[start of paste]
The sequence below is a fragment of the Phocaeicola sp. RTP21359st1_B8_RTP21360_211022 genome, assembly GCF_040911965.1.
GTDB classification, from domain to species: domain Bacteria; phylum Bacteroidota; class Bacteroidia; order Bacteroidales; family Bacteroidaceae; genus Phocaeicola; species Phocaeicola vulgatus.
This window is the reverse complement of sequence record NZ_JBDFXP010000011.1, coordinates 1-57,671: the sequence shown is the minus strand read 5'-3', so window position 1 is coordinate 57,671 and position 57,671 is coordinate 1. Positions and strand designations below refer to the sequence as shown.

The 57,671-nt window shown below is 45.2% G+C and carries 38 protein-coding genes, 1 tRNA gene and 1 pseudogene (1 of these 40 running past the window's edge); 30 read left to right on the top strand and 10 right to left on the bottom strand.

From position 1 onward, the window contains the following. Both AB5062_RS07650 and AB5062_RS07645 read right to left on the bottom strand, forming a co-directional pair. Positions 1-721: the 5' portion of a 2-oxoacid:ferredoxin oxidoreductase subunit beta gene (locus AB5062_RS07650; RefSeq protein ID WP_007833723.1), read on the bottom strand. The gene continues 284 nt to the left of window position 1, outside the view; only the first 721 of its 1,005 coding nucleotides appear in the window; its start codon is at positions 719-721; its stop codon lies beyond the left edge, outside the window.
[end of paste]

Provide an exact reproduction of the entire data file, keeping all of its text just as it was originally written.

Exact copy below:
The sequence below is a fragment of the Phocaeicola sp. RTP21359st1_B8_RTP21360_211022 genome, assembly GCF_040911965.1.
GTDB classification, from domain to species: domain Bacteria; phylum Bacteroidota; class Bacteroidia; order Bacteroidales; family Bacteroidaceae; genus Phocaeicola; species Phocaeicola vulgatus.
This window is the reverse complement of sequence record NZ_JBDFXP010000011.1, coordinates 1-57,671: the sequence shown is the minus strand read 5'-3', so window position 1 is coordinate 57,671 and position 57,671 is coordinate 1. Positions and strand designations below refer to the sequence as shown.

The 57,671-nt window shown below is 45.2% G+C and carries 38 protein-coding genes, 1 tRNA gene and 1 pseudogene (1 of these 40 running past the window's edge); 30 read left to right on the top strand and 10 right to left on the bottom strand.

From position 1 onward, the window contains the following. Both AB5062_RS07650 and AB5062_RS07645 read right to left on the bottom strand, forming a co-directional pair. Positions 1-721: the 5' portion of a 2-oxoacid:ferredoxin oxidoreductase subunit beta gene (locus AB5062_RS07650; RefSeq protein ID WP_007833723.1), read on the bottom strand. The gene continues 284 nt to the left of window position 1, outside the view; only the first 721 of its 1,005 coding nucleotides appear in the window; its start codon is at positions 719-721; its stop codon lies beyond the left edge, outside the window.